The next step is to apply it to your patch branch. Very simple patches will obviously just drop in but more complex patches should be tried first to detect any merge conflicts without modifying any files.

git apply --check <patch-file>

This version of the apply just reports the result of applying the patch without actually changing any files. If the check fails, you will have to manually resolve the patch. For this discussion, we assume that the result is a clean patch application that we can now apply to the branch

git am -s <patch-file> ...

This command applies one or more patches and the -s adds a sign-off line using your identity to the commit.

If you cloned your repository with a reference to the upstream as described above, there is a simpler method, using a cherry pick to do this process. This is a preferred method because you can preserve more history which is always good, particularly at next-release or rebase time. The key to making this simple method work is that the cherry pick can follow the reference to the upstream to find the patch. All you need is the commit id (SHA1 name) for the patch(es). The following example pulls in two patches in order which is often the case when the upstream has some closely related commits in the same files or when it took multiple commits to finally fix the problem.

git cherry-pick -e -s -x -m 8453cbe81a2f266a5a6724a613be9328cff89187 \

The -s applies your signoff, the -e drops you into your favorite editor to add additional comments, and, the -x adds a very important line indicating the upstream commit from which the patch came.

A Patch from a non-Git Source

In our example the upstream patch is a performance optimization. The patch we find in launchpad is a fix on top of it. Follow the link in comment #8 to the patch.

It started as a debdiff. We will take just the patch itself from the attachment in the launchpad comment and apply it by hand.

patch -p1 <~/PATCH

If the patch updates debian/changelog you will need to undo any changes there. The changelog is generated automatically at release time from the git commit history. Use git checkout debian/changelog will undo any changes here.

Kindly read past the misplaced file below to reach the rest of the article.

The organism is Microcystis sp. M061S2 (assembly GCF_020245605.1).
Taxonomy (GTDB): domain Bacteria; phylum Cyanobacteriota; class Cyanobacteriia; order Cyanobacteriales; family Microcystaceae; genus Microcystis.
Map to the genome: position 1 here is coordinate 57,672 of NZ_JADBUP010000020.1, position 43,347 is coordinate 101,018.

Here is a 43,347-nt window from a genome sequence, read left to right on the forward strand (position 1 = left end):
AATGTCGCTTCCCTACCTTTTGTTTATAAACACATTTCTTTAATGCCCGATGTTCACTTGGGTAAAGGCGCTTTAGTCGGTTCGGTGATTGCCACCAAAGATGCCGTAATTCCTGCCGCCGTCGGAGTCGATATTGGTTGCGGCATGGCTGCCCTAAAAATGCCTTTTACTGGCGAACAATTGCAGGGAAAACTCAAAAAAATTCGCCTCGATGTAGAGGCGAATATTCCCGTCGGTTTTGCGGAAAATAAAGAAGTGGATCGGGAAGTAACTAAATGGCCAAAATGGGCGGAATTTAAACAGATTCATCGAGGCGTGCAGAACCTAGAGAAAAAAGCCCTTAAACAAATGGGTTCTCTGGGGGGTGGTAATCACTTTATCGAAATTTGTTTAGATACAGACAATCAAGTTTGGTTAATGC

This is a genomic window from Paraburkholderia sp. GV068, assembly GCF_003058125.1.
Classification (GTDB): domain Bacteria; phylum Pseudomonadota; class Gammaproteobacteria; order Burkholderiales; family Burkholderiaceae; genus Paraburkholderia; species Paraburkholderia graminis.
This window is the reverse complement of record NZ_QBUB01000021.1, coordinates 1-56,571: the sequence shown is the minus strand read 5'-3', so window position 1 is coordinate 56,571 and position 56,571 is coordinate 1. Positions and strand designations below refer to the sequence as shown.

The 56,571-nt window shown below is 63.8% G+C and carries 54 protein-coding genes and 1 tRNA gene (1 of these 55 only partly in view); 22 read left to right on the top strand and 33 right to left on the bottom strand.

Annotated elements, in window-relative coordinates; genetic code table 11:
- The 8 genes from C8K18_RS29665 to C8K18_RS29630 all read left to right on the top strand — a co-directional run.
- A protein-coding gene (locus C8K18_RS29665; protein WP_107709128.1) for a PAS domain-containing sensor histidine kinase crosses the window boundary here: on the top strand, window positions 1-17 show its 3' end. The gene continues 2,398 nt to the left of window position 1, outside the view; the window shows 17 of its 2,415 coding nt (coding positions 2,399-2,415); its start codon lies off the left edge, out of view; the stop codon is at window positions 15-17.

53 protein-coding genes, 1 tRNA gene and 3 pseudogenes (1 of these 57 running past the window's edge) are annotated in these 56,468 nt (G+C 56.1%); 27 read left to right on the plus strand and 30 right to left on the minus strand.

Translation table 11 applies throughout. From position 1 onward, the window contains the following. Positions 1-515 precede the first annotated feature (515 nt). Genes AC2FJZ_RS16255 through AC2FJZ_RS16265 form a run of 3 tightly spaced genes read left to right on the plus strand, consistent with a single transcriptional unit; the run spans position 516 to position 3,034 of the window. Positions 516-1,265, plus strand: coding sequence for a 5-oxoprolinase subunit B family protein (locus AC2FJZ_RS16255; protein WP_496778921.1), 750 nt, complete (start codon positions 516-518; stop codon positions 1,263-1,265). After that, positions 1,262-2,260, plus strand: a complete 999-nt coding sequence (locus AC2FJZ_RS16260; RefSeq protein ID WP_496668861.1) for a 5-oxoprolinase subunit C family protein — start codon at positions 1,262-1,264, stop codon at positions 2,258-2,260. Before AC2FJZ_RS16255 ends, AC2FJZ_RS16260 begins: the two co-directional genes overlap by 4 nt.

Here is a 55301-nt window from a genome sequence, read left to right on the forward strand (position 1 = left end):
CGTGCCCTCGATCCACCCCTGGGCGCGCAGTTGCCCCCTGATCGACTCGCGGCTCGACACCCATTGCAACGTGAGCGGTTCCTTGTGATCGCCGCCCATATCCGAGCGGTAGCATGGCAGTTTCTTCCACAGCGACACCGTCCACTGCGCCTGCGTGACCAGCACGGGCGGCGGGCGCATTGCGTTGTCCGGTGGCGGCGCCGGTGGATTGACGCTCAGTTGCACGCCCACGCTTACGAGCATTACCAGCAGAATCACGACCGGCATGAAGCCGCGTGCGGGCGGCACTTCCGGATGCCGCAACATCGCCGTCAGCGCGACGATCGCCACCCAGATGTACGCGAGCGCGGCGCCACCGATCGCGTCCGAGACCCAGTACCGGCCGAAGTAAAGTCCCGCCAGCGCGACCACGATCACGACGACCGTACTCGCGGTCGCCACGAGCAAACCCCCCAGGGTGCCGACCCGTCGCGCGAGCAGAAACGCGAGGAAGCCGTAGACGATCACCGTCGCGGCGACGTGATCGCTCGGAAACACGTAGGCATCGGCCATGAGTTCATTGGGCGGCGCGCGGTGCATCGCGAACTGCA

Test Build the patch

  • Warning /!\ Assume we added alias fdr='fakeroot debian/rules' into our ~/.bashrc to make things a bit easier to read.

The first step is to prepare the build if this git tree is fresh.

fdr prepare-generic

We can then build one flavor of the kernel package to see if it works.

fdr binary-debs flavours=generic   #note the .uk spelling.

A second way is to just build the portion of the tree that we applied the patch to. We can try this here because the patch is simple and has already been tested. We just want make sure that the patch applied cleanly.

make -C debian/build/build-generic M=`pwd`/fs/gfs2

This approach should only be used in known circumstances. If there is any chance that that the new tree may have new dependencies, use debuild -b to clean up the tree before doing a complete build. This will check the sanity of the environment and the source pool.

Publish a Package for Testing

There are some, very few, bugs that can be confirmed as fixed by just looking at the patch. All others need to be tested by the reporter(s) just to be sure because their particular configuration is available to you for testing. The Personal Package Archive (PPA) is the vehicle to publish test packages to the user community for testing.

PPA Setup

Setting up and using your PPA is a multi-step process. For complete detail on how to setup and use a PPA consult PPA Help page. In short, you need to do the following:

  • Activate your PPA archive. This is done by way of your personal page and profile in Launchpad. Follow the links and instructions to turn it on.
  • Activate your GPG key. This is also done from your personal page. We assume here that you have already sent in your public key. This step activates it for the PPA.
  • Become an Ubuntero. Go to your personal page, look toward the bottom and find the Ubuntero line. If it says No,click through and follow the directions. You will be signing a pledge to refrain from social immaturity when working with the community.